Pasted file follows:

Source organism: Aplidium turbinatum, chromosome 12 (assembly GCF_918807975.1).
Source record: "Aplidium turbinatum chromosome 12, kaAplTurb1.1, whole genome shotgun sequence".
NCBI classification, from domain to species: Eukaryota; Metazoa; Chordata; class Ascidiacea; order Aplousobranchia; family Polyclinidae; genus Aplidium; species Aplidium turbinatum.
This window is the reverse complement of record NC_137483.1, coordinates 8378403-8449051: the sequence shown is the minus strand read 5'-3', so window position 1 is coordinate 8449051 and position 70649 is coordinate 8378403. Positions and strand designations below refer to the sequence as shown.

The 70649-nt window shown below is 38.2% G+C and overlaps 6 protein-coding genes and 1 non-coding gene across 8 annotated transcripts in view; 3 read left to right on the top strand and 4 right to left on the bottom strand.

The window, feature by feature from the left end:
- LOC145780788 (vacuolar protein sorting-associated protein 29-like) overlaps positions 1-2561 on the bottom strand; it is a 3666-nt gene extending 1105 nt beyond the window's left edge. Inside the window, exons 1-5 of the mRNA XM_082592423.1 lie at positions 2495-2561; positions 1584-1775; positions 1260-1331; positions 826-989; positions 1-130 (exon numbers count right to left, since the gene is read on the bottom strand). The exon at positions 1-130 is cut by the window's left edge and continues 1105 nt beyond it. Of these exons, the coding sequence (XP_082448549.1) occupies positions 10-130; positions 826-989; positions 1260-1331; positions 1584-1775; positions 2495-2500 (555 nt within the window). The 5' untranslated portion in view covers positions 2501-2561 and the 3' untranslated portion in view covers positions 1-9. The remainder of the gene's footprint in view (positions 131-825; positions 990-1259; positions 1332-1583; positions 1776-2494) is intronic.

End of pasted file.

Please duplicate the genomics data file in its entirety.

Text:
Source organism: Aplidium turbinatum, chromosome 12 (assembly GCF_918807975.1).
Source record: "Aplidium turbinatum chromosome 12, kaAplTurb1.1, whole genome shotgun sequence".
NCBI classification, from domain to species: Eukaryota; Metazoa; Chordata; class Ascidiacea; order Aplousobranchia; family Polyclinidae; genus Aplidium; species Aplidium turbinatum.
This window is the reverse complement of record NC_137483.1, coordinates 8378403-8449051: the sequence shown is the minus strand read 5'-3', so window position 1 is coordinate 8449051 and position 70649 is coordinate 8378403. Positions and strand designations below refer to the sequence as shown.

The 70649-nt window shown below is 38.2% G+C and overlaps 6 protein-coding genes and 1 non-coding gene across 8 annotated transcripts in view; 3 read left to right on the top strand and 4 right to left on the bottom strand.

The window, feature by feature from the left end:
- LOC145780788 (vacuolar protein sorting-associated protein 29-like) overlaps positions 1-2561 on the bottom strand; it is a 3666-nt gene extending 1105 nt beyond the window's left edge. Inside the window, exons 1-5 of the mRNA XM_082592423.1 lie at positions 2495-2561; positions 1584-1775; positions 1260-1331; positions 826-989; positions 1-130 (exon numbers count right to left, since the gene is read on the bottom strand). The exon at positions 1-130 is cut by the window's left edge and continues 1105 nt beyond it. Of these exons, the coding sequence (XP_082448549.1) occupies positions 10-130; positions 826-989; positions 1260-1331; positions 1584-1775; positions 2495-2500 (555 nt within the window). The 5' untranslated portion in view covers positions 2501-2561 and the 3' untranslated portion in view covers positions 1-9. The remainder of the gene's footprint in view (positions 131-825; positions 990-1259; positions 1332-1583; positions 1776-2494) is intronic.